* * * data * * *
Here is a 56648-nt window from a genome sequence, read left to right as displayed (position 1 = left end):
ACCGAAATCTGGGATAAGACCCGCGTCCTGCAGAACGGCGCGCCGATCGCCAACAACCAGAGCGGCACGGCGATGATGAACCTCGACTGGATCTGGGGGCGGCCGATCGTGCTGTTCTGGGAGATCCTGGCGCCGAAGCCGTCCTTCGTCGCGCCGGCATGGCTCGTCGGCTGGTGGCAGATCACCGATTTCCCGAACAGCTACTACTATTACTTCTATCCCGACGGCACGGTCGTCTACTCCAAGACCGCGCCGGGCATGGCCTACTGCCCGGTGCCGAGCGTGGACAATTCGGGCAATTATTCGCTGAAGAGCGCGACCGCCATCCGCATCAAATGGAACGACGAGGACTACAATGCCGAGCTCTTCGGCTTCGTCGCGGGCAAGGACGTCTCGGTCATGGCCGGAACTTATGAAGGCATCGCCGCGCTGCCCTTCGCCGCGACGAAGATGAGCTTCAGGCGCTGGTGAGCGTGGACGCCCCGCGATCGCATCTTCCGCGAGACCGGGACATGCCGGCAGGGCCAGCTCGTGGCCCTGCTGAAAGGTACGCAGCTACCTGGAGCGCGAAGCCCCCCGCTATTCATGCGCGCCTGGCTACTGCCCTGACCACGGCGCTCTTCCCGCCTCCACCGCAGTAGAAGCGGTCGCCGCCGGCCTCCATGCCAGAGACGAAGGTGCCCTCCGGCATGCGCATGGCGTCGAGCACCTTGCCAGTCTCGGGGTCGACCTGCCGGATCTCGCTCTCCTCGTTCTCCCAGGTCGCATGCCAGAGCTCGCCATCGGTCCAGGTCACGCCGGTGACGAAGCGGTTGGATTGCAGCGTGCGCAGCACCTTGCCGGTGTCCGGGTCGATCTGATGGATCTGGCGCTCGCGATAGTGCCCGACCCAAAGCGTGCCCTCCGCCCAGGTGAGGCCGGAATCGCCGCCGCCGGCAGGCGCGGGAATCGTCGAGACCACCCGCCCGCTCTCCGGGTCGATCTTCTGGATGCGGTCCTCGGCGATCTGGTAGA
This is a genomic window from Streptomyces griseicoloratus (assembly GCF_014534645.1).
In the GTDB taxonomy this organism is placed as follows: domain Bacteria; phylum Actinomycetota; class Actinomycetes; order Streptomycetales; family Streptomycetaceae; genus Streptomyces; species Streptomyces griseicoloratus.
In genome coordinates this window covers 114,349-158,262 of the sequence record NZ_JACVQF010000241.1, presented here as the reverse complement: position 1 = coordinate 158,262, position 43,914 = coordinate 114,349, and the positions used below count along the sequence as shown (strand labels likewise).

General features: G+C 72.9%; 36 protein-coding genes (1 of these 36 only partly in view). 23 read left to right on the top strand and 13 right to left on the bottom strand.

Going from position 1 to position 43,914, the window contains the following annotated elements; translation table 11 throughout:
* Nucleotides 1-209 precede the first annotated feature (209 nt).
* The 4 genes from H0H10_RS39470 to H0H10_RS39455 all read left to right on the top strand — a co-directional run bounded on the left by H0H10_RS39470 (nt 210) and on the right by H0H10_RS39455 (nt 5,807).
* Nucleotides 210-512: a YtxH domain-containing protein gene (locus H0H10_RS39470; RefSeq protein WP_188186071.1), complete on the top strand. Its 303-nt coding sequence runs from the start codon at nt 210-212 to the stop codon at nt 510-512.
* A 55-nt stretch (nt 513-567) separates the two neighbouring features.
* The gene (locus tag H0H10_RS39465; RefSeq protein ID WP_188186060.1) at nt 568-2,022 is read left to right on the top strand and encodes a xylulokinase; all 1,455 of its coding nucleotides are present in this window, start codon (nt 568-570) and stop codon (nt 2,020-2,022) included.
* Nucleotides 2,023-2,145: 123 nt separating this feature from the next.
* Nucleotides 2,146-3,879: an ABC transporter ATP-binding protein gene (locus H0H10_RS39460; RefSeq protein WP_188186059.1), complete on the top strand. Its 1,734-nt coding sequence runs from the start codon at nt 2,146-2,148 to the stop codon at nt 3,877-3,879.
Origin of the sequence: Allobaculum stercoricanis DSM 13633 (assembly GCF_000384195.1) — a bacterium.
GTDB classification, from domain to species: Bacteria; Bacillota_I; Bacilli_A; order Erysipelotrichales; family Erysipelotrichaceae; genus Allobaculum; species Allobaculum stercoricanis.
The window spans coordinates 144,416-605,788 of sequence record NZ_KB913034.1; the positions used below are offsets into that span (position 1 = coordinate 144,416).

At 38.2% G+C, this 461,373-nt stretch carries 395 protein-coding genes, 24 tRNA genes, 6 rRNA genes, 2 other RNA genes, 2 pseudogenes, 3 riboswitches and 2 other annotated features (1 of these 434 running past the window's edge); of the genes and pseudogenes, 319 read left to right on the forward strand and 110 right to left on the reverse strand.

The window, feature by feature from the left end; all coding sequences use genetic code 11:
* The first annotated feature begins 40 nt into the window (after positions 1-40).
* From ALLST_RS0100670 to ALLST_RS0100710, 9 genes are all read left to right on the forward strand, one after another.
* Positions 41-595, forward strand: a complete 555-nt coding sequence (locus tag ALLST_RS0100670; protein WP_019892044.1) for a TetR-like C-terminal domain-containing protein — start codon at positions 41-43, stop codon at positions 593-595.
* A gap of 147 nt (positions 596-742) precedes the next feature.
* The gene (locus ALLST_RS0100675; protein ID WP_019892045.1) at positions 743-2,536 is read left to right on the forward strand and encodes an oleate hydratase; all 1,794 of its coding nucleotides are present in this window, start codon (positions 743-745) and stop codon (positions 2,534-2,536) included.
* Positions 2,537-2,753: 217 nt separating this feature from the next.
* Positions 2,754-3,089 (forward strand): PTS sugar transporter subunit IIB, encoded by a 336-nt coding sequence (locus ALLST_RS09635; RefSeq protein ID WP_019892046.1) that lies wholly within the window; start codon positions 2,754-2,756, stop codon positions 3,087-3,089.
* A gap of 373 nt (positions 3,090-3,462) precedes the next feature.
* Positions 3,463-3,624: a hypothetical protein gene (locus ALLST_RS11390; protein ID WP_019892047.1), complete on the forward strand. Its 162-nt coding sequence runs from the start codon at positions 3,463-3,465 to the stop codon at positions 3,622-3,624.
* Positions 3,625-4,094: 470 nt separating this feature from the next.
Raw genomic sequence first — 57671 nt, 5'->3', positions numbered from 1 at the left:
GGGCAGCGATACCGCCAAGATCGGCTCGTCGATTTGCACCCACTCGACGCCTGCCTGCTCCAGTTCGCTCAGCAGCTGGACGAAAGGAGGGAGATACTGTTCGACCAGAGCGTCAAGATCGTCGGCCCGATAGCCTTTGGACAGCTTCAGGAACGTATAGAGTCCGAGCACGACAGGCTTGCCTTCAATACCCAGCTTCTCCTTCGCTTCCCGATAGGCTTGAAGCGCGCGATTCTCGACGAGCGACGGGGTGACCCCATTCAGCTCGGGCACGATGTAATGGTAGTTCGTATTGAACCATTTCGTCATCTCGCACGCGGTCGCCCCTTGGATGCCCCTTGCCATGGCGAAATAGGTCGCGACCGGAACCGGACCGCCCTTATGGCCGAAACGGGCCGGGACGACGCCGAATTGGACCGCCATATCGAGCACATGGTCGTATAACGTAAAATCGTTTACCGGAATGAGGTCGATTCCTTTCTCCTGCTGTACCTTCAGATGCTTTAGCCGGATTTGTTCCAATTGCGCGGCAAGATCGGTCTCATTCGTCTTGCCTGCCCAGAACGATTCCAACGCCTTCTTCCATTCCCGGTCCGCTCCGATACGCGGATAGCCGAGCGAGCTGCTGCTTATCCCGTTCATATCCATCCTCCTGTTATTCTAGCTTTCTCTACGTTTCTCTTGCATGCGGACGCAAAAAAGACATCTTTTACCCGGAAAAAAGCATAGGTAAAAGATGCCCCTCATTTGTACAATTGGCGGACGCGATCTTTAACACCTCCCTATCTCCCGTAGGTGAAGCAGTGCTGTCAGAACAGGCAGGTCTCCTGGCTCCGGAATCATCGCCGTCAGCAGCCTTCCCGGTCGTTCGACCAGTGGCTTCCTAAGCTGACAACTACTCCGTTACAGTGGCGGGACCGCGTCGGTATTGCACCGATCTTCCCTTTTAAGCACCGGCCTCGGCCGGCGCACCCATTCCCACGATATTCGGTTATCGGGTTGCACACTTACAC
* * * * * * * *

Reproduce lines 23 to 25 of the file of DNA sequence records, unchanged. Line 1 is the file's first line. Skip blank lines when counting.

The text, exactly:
* A gap of 147 nt (positions 596-742) precedes the next feature.
* The gene (locus ALLST_RS0100675; protein ID WP_019892045.1) at positions 743-2,536 is read left to right on the forward strand and encodes an oleate hydratase; all 1,794 of its coding nucleotides are present in this window, start codon (positions 743-745) and stop codon (positions 2,534-2,536) included.
* Positions 2,537-2,753: 217 nt separating this feature from the next.